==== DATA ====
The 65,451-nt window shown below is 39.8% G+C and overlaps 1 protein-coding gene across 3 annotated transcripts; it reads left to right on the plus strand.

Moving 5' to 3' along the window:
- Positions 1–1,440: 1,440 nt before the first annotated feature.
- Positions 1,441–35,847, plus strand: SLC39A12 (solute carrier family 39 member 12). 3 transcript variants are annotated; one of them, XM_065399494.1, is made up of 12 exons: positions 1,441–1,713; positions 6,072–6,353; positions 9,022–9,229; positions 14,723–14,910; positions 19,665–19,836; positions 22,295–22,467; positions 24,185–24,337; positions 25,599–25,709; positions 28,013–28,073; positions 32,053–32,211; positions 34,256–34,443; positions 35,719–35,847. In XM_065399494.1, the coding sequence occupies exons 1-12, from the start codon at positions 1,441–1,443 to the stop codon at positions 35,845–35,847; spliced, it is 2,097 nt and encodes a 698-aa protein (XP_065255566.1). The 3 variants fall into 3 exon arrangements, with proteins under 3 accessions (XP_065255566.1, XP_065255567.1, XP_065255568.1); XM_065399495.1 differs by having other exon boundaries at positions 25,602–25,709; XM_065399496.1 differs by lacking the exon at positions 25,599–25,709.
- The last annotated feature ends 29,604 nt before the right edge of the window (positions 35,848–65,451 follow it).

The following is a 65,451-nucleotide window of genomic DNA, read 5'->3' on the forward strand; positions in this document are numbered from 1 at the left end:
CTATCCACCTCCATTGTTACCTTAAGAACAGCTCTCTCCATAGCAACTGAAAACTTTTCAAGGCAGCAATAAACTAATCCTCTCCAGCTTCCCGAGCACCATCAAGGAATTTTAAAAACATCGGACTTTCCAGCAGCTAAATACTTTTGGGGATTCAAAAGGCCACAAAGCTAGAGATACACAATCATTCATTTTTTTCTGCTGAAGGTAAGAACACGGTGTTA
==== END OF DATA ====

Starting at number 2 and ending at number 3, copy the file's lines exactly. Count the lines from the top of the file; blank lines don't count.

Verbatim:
Moving 5' to 3' along the window:
- Positions 1–1,440: 1,440 nt before the first annotated feature.